• Modulating the function of ATP-binding cassette subfamily G member 2
           (ABCG2) inhibitor cabozantinib
    • Authors: Guan-Nan Zhang; Yun-Kai Zhang; Yi-Jun Wang; Anna Maria Barbuti; Xi-Jun Zhu; Xin-Yue Yu; Ai-Wen Wen; John N.D. Wurpel; Zhe-Sheng Chen
      Abstract: Publication date: Available online 25 January 2017
      Source:Pharmacological Research
      Author(s): Guan-Nan Zhang, Yun-Kai Zhang, Yi-Jun Wang, Anna Maria Barbuti, Xi-Jun Zhu, Xin-Yue Yu, Ai-Wen Wen, John N.D. Wurpel, Zhe-Sheng Chen
      Cabozantinib (XL184) is a small molecule tyrosine kinase receptor inhibitor, which targets c-Met and VEGFR2. Cabozantinib has been approved by the Food and Drug Administration to treat advanced medullary thyroid cancer and renal cell carcinoma. In the present study, we evaluated the ability of cabozantinib to modulate the function of the ATP-binding cassette subfamily G member 2 (ABCG2) by sensitizing cells that are resistant to ABCG2 substrate antineoplastic drugs. We used a drug-selected resistant cell line H460/MX20 and three ABCG2 stable transfected cell lines ABCG2-482-R2, ABCG2-482-G2, and ABCG2-482-T7, which overexpress ABCG2. Cabozantinib, at non-toxic concentrations (3 or 5μM), sensitized the ABCG2-overexpressing cells to mitoxantrone, SN-38, and topotecan. Our results indicate that cabozantinib reverses ABCG2-mediated multidrug resistance by antagonizing the drug efflux function of the ABCG2 transporter instead of downregulating its expression. The molecular docking analysis indicates that cabozantinib binds to the drug-binding site of the ABCG2 transporter. Overall, our findings demonstrate that cabozantinib inhibits the ABCG2 transporter function and consequently enhances the effect of the antineoplastic agents that are substrates of ABCG2. Cabozantinib may be a useful agent in anticancer treatment regimens for patients who are resistant to ABCG2 substrate drugs.
      Graphical abstract image

      PubDate: 2017-01-29T22:51:52Z
      DOI: 10.1016/j.phrs.2017.01.024
       
  • Caveolin1/Protein Arginine Methyltransferase1/Sirtuin1 Axis as a Potential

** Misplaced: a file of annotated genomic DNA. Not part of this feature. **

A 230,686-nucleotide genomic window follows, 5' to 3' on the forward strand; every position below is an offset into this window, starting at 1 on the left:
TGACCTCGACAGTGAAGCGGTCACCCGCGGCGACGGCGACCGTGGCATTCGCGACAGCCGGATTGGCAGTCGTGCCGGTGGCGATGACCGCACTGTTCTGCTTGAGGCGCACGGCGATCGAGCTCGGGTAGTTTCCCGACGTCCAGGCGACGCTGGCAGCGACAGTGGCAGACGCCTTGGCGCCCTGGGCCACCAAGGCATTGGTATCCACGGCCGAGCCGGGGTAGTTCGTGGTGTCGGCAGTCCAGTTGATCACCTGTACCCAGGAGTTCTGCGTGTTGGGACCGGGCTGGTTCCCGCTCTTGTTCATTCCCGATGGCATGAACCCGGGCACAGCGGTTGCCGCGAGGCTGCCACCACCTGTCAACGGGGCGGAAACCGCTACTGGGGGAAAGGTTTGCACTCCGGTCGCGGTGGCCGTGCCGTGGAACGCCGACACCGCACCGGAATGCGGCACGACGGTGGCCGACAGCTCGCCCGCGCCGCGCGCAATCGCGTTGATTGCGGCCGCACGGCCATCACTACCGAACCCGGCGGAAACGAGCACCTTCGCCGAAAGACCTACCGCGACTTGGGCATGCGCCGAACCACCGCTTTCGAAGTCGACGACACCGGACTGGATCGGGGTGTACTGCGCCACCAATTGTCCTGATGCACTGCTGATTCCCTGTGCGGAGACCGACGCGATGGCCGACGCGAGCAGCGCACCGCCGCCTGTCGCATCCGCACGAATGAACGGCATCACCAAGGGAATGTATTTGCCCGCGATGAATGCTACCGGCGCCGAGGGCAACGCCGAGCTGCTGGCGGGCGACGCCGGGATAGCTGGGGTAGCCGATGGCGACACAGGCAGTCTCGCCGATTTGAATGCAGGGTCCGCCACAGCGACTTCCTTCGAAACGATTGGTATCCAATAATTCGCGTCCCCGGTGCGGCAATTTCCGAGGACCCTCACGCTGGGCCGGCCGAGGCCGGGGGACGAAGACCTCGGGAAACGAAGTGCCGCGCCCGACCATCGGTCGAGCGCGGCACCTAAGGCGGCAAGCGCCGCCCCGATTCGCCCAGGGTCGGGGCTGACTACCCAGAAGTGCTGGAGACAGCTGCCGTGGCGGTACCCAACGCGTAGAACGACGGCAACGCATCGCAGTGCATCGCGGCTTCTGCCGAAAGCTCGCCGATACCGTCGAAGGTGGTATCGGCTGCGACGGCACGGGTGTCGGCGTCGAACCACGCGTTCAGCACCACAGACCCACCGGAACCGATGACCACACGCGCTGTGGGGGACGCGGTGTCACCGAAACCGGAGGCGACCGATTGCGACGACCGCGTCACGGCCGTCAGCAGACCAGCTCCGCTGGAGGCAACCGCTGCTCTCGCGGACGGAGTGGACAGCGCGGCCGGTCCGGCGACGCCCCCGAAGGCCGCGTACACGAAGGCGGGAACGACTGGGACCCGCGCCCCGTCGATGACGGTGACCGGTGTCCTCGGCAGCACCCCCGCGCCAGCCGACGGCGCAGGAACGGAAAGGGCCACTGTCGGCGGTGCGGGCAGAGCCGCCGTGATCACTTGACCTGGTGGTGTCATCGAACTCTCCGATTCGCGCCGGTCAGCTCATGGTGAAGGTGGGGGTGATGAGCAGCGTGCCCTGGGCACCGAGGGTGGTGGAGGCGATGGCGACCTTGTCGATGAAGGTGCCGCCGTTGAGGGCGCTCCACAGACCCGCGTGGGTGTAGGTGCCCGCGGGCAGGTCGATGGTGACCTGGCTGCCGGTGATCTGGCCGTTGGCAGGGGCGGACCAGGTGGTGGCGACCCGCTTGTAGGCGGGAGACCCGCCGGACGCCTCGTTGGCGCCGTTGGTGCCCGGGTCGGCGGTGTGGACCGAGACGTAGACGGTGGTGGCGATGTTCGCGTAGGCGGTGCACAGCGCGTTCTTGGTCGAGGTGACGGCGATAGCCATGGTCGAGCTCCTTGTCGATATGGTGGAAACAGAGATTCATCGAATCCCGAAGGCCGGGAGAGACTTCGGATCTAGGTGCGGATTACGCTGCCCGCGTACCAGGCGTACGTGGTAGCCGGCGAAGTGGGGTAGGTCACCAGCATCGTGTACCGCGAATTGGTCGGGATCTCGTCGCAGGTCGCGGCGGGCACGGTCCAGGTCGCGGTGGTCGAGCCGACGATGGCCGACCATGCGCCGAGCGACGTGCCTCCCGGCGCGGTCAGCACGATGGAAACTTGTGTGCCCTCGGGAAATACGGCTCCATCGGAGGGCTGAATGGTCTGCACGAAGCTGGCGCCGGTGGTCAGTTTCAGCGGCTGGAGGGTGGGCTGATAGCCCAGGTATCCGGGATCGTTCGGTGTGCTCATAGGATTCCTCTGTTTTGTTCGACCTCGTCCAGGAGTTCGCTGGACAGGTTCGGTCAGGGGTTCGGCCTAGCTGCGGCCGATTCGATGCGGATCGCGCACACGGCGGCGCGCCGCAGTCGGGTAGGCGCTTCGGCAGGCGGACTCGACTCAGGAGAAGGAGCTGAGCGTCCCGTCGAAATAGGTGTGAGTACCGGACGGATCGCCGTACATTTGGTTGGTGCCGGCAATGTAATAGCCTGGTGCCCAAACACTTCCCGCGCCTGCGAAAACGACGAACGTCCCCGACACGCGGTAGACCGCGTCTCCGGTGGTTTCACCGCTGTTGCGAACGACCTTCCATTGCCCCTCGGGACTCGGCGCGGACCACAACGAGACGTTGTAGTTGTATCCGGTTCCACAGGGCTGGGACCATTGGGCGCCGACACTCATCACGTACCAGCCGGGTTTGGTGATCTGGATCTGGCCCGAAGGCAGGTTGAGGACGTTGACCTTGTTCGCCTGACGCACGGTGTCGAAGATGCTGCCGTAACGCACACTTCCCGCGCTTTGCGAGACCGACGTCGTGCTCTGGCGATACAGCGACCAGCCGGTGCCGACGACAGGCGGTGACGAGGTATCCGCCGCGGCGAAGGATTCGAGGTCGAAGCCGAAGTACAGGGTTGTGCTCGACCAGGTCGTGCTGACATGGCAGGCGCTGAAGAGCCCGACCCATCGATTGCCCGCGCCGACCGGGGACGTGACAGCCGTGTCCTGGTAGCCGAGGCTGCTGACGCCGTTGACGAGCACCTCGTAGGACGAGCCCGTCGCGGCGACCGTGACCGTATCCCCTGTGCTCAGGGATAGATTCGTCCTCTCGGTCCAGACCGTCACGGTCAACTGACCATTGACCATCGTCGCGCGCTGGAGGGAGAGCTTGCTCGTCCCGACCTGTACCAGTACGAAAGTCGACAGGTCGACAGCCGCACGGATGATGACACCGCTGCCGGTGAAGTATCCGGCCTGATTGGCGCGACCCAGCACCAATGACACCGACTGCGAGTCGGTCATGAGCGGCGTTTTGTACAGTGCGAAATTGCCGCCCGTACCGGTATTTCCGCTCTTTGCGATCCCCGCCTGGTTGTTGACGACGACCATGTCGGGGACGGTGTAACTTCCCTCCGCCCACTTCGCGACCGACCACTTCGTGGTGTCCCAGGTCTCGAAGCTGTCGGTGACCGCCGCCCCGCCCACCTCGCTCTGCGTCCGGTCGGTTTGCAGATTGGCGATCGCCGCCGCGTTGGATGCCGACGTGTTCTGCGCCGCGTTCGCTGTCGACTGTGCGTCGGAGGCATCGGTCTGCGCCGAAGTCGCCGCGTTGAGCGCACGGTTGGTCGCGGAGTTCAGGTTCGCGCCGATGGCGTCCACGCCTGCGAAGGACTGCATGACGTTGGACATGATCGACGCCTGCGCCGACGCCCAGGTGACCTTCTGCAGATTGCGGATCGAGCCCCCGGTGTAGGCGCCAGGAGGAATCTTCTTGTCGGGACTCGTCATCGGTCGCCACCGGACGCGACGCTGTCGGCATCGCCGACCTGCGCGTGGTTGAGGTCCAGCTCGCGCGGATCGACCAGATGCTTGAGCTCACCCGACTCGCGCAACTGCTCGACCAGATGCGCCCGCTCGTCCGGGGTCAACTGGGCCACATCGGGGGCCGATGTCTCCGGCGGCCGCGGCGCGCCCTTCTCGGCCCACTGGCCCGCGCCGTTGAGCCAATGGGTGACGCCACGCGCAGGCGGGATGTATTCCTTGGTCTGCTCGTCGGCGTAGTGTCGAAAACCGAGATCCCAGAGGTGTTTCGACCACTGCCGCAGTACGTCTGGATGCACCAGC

Target Against Endothelial Dysfunction
    • Authors: Soniya Charles; Vijay Raj; Jesu Arokiaraj; Kanchana Mala
      Abstract: Publication date: Available online 23 January 2017
      Source:Pharmacological Research
      Author(s): Soniya Charles, Vijay Raj, Jesu Arokiaraj, Kanchana Mala
      Endothelial dysfunction (ED), an established response to cardiovascular risk factors, is characterized by increased levels of soluble molecules secreted by endothelial cells (EC). Evidence suggest that ED is an independent predictor of cardiac events and that it is associated with a deficiency in production or bioavailability of nitric oxide (NO) and/or an imbalance in the relative contribution of endothelium-derived relaxing and contracting factors. ED can be reversed by treating cardiovascular risk factors, hence, beyond ambiguity, ED contributes to initiation and progression of atherosclerotic disease. Majority of cardiovascular risk factors act by a common pathway, oxidative stress (OS), characterized by an imbalance in bioavailability of NO and reactive oxygen species (ROS). Enhanced ROS, through several mechanisms, alters competence of EC that leads to ED, reducing its potential to maintain homeostasis and resulting in development of cardiovascular disease (CVD). Influential mechanisms that have been implicated in the development of ED include (i) presence of elevated levels of NOS inhibitor, asymmetric dimethylarginine (ADMA) due to augmented enzyme activity of protein arginine methyl transferase-1 (PRMT1); (ii) decrease in NO generation by endothelial nitric oxide synthase (eNOS) uncoupling, or by reaction of NO with free radicals and (iii) impaired post translational modification of protein (PTM) such as eNOS, caveolin-1 (cav1) and sirtuin-1 (SIRT1). However, the inter-related mechanisms that concur to developing ED is yet to be understood. The events that possibly overlay include OS-induced sequestration of SIRT1 to caveolae facilitating cav1-SIRT1 association; potential increase in lysine acetylation of enzymes such as eNOS and PRMT1 leading to enhanced ADMA formation; imbalance in acetylation-methylation ratio (AMR); diminished NO generation and ED. Here we review current literature from research showing interdependent association between cav1-PRMT1-SIRT1 to the outcomes of experimental and clinical research aiming to preserve endothelial function with gene- or pharmaco-therapy.